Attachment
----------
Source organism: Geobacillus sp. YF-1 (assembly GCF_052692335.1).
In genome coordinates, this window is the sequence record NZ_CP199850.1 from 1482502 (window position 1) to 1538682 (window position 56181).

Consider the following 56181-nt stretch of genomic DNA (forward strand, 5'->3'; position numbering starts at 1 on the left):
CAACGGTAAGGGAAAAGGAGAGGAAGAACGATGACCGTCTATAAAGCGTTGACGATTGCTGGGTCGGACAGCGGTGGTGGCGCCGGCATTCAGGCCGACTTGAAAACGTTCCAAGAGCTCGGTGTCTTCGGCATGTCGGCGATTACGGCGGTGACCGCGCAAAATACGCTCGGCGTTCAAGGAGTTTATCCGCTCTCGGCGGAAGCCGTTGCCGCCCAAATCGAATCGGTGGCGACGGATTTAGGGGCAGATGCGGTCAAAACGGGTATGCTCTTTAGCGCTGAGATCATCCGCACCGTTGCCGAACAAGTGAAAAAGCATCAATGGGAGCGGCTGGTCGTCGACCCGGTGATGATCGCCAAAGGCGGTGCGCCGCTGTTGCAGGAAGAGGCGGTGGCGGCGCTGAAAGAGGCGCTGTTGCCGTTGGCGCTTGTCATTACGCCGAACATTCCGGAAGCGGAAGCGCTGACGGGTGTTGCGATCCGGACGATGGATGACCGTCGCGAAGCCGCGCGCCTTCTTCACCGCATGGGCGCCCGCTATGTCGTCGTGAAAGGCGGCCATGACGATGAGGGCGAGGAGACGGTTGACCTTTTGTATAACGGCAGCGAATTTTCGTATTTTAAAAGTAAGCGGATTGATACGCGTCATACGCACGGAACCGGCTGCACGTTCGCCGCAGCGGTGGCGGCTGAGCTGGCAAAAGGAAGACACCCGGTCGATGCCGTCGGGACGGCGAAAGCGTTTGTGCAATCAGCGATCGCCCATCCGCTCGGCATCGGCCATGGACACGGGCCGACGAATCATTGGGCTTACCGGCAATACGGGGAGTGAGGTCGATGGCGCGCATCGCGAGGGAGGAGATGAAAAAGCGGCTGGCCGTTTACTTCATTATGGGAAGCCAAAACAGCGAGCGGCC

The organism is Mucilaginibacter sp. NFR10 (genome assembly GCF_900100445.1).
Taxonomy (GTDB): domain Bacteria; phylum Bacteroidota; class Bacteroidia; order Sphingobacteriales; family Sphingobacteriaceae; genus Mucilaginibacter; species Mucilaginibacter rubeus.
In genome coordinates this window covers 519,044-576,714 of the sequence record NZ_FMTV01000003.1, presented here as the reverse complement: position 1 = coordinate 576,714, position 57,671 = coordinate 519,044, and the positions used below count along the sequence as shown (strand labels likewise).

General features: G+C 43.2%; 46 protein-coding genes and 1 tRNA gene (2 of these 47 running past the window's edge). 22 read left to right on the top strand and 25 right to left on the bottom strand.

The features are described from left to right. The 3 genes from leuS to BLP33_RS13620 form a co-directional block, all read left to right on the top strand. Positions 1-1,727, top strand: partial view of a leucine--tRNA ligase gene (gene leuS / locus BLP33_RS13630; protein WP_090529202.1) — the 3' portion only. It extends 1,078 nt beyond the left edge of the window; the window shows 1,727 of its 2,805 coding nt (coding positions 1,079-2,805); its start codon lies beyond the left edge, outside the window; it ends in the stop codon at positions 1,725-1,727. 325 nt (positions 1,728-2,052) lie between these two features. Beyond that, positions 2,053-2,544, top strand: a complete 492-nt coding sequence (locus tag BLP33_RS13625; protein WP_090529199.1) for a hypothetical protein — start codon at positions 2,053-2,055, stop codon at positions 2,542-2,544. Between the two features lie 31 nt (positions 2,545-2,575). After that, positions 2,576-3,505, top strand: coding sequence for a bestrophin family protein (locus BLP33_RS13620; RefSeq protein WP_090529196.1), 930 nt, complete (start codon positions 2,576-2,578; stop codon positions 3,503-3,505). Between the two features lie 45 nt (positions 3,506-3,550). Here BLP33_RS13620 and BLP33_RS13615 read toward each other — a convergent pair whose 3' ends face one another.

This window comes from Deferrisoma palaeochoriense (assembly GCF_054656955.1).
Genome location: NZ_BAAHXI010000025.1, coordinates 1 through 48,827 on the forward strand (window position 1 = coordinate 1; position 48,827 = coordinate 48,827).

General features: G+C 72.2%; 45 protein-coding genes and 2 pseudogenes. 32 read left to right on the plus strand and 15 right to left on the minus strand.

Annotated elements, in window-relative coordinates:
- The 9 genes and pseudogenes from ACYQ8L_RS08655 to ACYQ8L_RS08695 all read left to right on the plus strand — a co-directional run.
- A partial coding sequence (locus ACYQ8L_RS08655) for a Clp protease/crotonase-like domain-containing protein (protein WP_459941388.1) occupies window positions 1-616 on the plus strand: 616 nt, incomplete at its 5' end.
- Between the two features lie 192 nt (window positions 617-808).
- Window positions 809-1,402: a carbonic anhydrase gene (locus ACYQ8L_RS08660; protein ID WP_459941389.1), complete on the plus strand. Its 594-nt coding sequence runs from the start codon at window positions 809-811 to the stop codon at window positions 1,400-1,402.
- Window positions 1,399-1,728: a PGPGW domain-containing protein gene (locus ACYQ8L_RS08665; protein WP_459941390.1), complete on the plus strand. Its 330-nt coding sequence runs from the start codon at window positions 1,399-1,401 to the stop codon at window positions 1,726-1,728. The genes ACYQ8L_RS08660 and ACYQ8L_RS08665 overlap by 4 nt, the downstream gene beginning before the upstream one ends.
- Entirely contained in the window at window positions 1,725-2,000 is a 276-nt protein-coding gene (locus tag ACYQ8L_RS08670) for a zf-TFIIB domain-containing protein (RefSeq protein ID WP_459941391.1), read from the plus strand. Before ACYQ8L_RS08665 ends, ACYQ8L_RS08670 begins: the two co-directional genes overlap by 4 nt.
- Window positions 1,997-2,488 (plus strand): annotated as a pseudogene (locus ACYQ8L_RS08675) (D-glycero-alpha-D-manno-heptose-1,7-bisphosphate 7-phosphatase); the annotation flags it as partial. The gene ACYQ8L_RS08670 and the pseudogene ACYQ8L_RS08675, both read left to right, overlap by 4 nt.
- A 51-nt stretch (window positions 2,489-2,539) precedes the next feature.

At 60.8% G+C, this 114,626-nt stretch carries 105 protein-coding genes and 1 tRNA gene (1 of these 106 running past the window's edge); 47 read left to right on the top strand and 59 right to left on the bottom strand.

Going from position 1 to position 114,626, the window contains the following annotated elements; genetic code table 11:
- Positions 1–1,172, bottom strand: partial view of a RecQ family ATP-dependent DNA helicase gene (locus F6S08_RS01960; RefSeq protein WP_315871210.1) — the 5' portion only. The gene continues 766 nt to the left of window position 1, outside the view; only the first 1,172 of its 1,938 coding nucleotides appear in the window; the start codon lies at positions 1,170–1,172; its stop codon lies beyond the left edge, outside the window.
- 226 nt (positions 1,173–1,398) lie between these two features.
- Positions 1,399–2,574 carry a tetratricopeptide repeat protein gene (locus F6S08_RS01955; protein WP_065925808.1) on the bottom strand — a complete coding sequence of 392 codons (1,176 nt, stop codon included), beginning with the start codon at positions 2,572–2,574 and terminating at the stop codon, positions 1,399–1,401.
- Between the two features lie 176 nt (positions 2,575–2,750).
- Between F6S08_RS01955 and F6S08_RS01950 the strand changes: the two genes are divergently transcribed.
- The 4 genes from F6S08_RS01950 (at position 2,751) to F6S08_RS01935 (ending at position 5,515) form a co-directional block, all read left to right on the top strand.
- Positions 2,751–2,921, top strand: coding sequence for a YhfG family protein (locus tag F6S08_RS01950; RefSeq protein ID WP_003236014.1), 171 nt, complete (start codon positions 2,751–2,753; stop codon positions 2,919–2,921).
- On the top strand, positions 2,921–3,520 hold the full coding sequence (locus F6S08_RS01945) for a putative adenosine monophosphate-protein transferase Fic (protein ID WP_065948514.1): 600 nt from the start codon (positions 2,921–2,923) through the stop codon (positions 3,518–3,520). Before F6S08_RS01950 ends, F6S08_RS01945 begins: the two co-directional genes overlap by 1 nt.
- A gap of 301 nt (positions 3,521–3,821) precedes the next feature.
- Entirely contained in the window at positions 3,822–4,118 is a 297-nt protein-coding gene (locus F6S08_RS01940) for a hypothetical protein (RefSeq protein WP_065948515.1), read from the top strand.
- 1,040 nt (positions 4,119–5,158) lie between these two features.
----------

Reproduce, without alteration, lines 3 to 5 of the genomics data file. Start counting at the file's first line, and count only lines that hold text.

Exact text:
Consider the following 56181-nt stretch of genomic DNA (forward strand, 5'->3'; position numbering starts at 1 on the left):
CAACGGTAAGGGAAAAGGAGAGGAAGAACGATGACCGTCTATAAAGCGTTGACGATTGCTGGGTCGGACAGCGGTGGTGGCGCCGGCATTCAGGCCGACTTGAAAACGTTCCAAGAGCTCGGTGTCTTCGGCATGTCGGCGATTACGGCGGTGACCGCGCAAAATACGCTCGGCGTTCAAGGAGTTTATCCGCTCTCGGCGGAAGCCGTTGCCGCCCAAATCGAATCGGTGGCGACGGATTTAGGGGCAGATGCGGTCAAAACGGGTATGCTCTTTAGCGCTGAGATCATCCGCACCGTTGCCGAACAAGTGAAAAAGCATCAATGGGAGCGGCTGGTCGTCGACCCGGTGATGATCGCCAAAGGCGGTGCGCCGCTGTTGCAGGAAGAGGCGGTGGCGGCGCTGAAAGAGGCGCTGTTGCCGTTGGCGCTTGTCATTACGCCGAACATTCCGGAAGCGGAAGCGCTGACGGGTGTTGCGATCCGGACGATGGATGACCGTCGCGAAGCCGCGCGCCTTCTTCACCGCATGGGCGCCCGCTATGTCGTCGTGAAAGGCGGCCATGACGATGAGGGCGAGGAGACGGTTGACCTTTTGTATAACGGCAGCGAATTTTCGTATTTTAAAAGTAAGCGGATTGATACGCGTCATACGCACGGAACCGGCTGCACGTTCGCCGCAGCGGTGGCGGCTGAGCTGGCAAAAGGAAGACACCCGGTCGATGCCGTCGGGACGGCGAAAGCGTTTGTGCAATCAGCGATCGCCCATCCGCTCGGCATCGGCCATGGACACGGGCCGACGAATCATTGGGCTTACCGGCAATACGGGGAGTGAGGTCGATGGCGCGCATCGCGAGGGAGGAGATGAAAAAGCGGCTGGCCGTTTACTTCATTATGGGAAGCCAAAACAGCGAGCGGCC

The organism is Mucilaginibacter sp. NFR10 (genome assembly GCF_900100445.1).